By  default,  new members are added at the end of the file; but you may use one of the
           modifiers a, b, or i to request placement relative to some existing member.

           The modifier v used with this operation  elicits  a  line  of  output  for  each  file
           inserted,  along  with  one  of  the  letters  a or r to indicate whether the file was
           appended (no old member deleted) or replaced.

       t   Display a table listing the contents of archive, or  those  of  the  files  listed  in
           member... that are present in the archive.  Normally only the member name is shown; if
           you also want to see the modes (permissions), timestamp, owner, group, and  size,  you
           can request that by also specifying the v modifier.

           If you do not specify a member, all files in the archive are listed.

           If  there is more than one file with the same name (say, fie) in an archive (say b.a),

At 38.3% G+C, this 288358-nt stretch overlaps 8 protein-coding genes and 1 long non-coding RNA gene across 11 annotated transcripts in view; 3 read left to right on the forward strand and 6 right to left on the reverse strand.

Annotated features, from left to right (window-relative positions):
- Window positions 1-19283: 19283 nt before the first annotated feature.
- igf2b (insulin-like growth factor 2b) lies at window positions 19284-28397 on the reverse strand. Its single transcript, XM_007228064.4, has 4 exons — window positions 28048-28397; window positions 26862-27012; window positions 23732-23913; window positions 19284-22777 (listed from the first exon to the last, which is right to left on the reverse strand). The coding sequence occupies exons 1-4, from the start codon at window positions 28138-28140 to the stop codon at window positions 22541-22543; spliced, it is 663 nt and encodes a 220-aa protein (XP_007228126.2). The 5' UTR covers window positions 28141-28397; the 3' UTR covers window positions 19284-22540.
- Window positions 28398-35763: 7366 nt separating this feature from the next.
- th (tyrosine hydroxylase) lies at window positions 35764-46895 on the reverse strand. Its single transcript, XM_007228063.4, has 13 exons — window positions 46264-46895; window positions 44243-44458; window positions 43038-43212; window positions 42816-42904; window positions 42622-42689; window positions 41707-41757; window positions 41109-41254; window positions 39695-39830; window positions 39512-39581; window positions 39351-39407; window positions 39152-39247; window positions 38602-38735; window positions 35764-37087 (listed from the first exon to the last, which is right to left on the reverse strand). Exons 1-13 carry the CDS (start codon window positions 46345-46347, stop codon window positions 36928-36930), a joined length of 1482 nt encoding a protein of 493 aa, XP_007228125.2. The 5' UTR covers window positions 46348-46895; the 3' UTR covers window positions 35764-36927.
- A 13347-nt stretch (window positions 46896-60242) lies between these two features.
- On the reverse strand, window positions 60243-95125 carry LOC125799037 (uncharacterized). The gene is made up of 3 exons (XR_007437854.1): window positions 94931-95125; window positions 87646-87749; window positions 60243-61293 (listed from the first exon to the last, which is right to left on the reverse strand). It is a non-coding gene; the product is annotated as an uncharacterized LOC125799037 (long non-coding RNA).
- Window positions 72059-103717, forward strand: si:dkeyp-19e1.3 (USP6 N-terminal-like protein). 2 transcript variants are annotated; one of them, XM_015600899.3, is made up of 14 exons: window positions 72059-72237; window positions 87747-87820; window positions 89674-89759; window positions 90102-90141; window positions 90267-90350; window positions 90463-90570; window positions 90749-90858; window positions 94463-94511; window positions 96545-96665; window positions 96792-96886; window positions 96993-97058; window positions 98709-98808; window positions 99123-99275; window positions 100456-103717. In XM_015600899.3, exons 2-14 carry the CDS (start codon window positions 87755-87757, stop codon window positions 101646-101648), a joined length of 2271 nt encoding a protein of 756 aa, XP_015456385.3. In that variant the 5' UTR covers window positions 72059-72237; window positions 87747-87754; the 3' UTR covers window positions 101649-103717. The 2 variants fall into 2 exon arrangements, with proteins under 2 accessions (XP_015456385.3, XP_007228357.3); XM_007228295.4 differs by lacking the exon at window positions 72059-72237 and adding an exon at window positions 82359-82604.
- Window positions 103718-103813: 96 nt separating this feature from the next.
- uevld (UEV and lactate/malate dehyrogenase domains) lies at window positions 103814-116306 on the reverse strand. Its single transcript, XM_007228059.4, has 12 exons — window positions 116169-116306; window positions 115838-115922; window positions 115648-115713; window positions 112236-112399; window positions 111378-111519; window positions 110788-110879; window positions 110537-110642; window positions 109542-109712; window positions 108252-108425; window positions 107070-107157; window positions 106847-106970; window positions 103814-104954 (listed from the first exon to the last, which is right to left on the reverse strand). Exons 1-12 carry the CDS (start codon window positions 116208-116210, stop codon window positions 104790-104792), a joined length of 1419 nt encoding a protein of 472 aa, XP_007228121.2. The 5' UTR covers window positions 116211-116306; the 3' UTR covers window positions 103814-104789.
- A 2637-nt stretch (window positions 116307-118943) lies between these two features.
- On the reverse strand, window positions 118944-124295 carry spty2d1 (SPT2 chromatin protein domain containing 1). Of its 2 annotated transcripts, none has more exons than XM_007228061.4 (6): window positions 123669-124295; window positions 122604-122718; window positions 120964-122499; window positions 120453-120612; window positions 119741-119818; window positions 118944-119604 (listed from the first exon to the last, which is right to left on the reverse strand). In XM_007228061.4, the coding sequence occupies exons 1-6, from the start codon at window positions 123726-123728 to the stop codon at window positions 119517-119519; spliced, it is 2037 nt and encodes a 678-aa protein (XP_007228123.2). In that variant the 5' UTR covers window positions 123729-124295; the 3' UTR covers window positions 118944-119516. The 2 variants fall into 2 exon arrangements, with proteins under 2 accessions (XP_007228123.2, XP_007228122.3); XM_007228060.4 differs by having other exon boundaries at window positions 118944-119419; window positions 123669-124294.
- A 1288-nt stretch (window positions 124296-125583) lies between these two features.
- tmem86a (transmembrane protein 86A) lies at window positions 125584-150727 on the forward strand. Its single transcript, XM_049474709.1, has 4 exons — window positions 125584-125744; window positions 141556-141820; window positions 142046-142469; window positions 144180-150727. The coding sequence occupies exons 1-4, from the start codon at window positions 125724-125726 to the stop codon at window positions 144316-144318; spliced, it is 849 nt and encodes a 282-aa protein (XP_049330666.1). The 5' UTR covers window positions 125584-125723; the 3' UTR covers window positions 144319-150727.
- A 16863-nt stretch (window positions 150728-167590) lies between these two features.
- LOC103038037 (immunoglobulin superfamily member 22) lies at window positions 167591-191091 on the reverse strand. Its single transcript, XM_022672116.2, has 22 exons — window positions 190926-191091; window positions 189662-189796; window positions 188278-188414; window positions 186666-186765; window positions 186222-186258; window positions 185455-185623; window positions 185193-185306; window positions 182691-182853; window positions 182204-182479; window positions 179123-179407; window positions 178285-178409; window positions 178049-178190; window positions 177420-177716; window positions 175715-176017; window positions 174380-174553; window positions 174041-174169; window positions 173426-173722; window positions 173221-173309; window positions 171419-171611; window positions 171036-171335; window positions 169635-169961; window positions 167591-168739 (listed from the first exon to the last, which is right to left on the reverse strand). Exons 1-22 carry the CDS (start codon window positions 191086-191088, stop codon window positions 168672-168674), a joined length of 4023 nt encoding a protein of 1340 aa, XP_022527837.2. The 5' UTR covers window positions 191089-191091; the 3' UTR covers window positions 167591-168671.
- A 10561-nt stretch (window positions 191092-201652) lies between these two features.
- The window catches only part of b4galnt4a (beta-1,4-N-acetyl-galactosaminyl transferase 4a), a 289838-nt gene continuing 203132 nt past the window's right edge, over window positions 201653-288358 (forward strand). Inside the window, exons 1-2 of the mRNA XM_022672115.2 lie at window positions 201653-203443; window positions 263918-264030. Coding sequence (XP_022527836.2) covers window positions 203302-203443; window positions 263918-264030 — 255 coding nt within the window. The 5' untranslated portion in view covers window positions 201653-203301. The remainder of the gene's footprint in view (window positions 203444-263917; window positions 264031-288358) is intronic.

ar t b.a fie lists only the first instance; to see  them  all,  you  must  ask  for  a
           complete listing---in our example, ar t b.a.

       x   Extract members (named member) from the archive.  You can use the v modifier with this
           operation, to request that ar list each name as it extracts it.

           If you do not specify a member, all files in the archive are extracted.

       A number of modifiers (mod) may immediately follow the p keyletter, to specify  variations
       on an operation's behavior:

       a   Add new files after an existing member of the archive.  If you use the modifier a, the